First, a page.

There are some who still maintain that the vinyl resurrection is a fad. “Fads” are short-lived things, lasting a few weeks or months. We’re now into the ninth year of year-over-year growth of the sales of vinyl records. That, sunshine, is not a “fad.”
The Globe and Mail has a front page story in the business section about vinyl in Canada by John O’Kane.
The hype around the 21st-century vinyl revival is starting to sound like a broken record. Music sales revenues have plummeted for more than a decade, but every year since 2011, stories have cropped up about the 30, 50 or sometimes 80 per cent year-over-year growth in vinyl sales.
The spectacular rebirth of the LP, however, has come with unexpected growing pains. New record-pressing machines haven’t been manufactured for decades, forcing new manufacturers to dredge up and refurbish used, creaky presses. And demand far outweighs the industry’s capacity: only a finite number of old presses remain, forcing delays that can stretch six months or longer as labels wait their turn to press records.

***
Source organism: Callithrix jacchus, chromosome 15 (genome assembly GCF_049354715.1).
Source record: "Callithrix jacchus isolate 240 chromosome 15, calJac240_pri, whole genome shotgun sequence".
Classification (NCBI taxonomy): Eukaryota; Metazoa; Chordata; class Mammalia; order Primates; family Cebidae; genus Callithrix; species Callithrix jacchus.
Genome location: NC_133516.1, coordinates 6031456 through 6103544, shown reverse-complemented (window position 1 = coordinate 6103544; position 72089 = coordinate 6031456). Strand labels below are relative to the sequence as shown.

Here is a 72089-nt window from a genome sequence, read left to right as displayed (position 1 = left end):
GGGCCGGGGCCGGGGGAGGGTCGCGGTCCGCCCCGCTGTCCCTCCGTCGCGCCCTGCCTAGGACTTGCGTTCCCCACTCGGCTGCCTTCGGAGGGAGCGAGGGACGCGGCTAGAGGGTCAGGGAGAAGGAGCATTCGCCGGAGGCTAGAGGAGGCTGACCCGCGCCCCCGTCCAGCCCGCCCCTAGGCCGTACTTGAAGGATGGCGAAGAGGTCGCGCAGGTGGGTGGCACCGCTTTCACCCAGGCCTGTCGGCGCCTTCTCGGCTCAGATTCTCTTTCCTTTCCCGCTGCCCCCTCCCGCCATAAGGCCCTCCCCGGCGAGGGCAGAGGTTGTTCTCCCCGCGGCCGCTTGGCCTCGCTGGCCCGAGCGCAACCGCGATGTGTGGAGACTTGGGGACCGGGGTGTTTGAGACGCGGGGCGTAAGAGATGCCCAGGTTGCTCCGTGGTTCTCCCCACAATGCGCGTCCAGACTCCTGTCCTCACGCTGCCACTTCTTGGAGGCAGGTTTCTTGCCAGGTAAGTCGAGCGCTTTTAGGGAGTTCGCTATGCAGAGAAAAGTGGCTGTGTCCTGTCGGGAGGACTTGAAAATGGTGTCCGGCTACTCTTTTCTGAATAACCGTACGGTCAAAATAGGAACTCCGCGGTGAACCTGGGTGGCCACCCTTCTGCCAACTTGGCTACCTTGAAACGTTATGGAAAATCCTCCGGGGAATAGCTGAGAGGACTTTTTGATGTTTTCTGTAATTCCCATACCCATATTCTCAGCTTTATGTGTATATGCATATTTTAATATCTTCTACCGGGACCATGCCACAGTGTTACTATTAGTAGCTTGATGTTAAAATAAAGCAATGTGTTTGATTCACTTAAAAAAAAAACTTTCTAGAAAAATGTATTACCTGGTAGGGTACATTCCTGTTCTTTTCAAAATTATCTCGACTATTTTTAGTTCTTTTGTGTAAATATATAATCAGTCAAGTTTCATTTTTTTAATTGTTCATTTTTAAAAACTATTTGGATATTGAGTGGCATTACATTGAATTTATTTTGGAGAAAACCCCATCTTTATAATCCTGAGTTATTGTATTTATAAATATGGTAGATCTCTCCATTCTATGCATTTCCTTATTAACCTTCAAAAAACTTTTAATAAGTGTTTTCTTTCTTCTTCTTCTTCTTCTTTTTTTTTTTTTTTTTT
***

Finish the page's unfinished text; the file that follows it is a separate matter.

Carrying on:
A new Canadian firm is coming to the record’s rescue. Backed by $1-million in funding commitments from a Greater Toronto Area investor, Viryl Technologies has designed a modernized, fully automated record press that will hit factory floors later this year. Viryl’s presses have the potential to flood the marketplace and reduce pesky manufacturing holdups. They might not save the whole music industry, but they will certainly satiate the physical record’s growing audience.
If you love vinyl (or if you’re just curious), keep reading.